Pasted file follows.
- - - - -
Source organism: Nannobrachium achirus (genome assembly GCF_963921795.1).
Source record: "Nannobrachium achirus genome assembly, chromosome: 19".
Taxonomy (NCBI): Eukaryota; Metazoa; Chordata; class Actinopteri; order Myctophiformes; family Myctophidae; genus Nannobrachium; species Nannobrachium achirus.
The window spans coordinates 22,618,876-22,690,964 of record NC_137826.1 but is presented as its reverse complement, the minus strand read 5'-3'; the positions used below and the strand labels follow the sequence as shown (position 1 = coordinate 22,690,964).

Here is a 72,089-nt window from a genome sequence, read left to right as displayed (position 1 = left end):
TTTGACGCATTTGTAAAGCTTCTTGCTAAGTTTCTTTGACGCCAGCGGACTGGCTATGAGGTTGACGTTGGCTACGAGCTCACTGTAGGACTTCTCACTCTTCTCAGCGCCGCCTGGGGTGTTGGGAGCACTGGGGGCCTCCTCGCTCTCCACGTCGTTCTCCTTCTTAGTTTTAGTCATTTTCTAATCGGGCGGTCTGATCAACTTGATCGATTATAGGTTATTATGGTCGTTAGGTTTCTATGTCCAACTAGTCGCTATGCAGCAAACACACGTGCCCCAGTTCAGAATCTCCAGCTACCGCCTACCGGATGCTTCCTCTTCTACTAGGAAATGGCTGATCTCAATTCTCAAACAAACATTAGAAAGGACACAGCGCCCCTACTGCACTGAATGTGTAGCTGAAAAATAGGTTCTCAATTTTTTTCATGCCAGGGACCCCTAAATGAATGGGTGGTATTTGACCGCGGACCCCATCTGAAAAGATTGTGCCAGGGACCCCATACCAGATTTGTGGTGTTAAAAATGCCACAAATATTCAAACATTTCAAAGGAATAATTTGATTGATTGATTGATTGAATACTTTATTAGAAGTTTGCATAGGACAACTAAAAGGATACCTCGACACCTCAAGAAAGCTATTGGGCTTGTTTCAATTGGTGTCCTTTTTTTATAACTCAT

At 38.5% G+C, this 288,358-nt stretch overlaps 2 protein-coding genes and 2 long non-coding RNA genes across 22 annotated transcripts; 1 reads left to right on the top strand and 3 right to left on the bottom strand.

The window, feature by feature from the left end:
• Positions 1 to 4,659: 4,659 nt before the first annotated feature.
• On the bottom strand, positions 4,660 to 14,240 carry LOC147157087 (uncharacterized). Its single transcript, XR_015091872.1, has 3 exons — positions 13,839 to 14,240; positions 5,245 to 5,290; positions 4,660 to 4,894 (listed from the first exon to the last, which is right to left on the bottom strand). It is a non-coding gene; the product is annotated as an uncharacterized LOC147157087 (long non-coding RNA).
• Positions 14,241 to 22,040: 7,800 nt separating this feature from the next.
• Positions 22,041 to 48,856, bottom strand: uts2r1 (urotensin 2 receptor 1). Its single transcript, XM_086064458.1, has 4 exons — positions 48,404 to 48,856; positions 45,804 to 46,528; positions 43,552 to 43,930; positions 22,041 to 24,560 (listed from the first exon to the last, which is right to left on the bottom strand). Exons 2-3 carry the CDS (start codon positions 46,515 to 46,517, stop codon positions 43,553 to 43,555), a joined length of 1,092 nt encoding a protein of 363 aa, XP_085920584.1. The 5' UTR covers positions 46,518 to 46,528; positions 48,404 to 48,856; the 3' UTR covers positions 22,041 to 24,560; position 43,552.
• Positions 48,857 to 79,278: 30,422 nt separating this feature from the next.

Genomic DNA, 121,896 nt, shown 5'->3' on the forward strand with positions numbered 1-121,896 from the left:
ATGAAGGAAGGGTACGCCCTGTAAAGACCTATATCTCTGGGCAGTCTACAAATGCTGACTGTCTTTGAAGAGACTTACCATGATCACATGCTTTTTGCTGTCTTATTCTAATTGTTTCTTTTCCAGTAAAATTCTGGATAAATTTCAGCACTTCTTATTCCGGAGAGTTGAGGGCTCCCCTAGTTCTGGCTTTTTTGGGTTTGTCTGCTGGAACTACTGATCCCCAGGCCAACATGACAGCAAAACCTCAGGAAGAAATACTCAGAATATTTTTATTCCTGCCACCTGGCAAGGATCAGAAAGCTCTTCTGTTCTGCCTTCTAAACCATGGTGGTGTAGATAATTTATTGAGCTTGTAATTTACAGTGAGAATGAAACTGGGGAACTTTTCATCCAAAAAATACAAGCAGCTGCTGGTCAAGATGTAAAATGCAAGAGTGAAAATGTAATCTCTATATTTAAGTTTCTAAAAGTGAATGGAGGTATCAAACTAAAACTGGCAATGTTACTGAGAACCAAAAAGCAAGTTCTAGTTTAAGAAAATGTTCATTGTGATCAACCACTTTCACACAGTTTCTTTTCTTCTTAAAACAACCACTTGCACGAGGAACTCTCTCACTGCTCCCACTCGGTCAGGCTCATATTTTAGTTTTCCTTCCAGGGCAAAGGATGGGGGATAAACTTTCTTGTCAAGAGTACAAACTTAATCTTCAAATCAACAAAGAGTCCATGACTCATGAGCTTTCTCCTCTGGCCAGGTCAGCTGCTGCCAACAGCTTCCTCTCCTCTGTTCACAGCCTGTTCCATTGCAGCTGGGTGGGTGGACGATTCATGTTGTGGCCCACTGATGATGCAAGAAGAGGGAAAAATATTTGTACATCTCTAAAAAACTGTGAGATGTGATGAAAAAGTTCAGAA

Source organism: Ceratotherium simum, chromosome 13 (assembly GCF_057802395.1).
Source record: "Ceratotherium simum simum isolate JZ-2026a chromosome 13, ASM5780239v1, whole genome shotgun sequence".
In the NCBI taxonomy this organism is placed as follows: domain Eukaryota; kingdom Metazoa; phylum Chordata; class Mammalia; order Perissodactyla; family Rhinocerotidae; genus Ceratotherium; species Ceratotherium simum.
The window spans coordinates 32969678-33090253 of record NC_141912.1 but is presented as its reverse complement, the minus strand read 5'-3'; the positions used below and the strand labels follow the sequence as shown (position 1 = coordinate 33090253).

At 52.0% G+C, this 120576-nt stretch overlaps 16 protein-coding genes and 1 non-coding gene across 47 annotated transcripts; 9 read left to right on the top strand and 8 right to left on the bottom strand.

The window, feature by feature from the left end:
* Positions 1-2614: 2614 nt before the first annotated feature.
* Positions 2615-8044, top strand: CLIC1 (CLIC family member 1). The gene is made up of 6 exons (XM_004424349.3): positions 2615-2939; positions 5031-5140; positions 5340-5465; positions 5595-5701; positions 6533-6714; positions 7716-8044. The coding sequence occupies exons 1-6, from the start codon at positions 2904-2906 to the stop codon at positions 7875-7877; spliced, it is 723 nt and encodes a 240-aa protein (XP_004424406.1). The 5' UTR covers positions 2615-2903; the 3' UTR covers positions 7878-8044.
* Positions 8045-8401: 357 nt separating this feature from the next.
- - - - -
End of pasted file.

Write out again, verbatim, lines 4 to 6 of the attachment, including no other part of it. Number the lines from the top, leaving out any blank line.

The window spans coordinates 22,618,876-22,690,964 of record NC_137826.1 but is presented as its reverse complement, the minus strand read 5'-3'; the positions used below and the strand labels follow the sequence as shown (position 1 = coordinate 22,690,964).

Here is a 72,089-nt window from a genome sequence, read left to right as displayed (position 1 = left end):
TTTGACGCATTTGTAAAGCTTCTTGCTAAGTTTCTTTGACGCCAGCGGACTGGCTATGAGGTTGACGTTGGCTACGAGCTCACTGTAGGACTTCTCACTCTTCTCAGCGCCGCCTGGGGTGTTGGGAGCACTGGGGGCCTCCTCGCTCTCCACGTCGTTCTCCTTCTTAGTTTTAGTCATTTTCTAATCGGGCGGTCTGATCAACTTGATCGATTATAGGTTATTATGGTCGTTAGGTTTCTATGTCCAACTAGTCGCTATGCAGCAAACACACGTGCCCCAGTTCAGAATCTCCAGCTACCGCCTACCGGATGCTTCCTCTTCTACTAGGAAATGGCTGATCTCAATTCTCAAACAAACATTAGAAAGGACACAGCGCCCCTACTGCACTGAATGTGTAGCTGAAAAATAGGTTCTCAATTTTTTTCATGCCAGGGACCCCTAAATGAATGGGTGGTATTTGACCGCGGACCCCATCTGAAAAGATTGTGCCAGGGACCCCATACCAGATTTGTGGTGTTAAAAATGCCACAAATATTCAAACATTTCAAAGGAATAATTTGATTGATTGATTGATTGAATACTTTATTAGAAGTTTGCATAGGACAACTAAAAGGATACCTCGACACCTCAAGAAAGCTATTGGGCTTGTTTCAATTGGTGTCCTTTTTTTATAACTCAT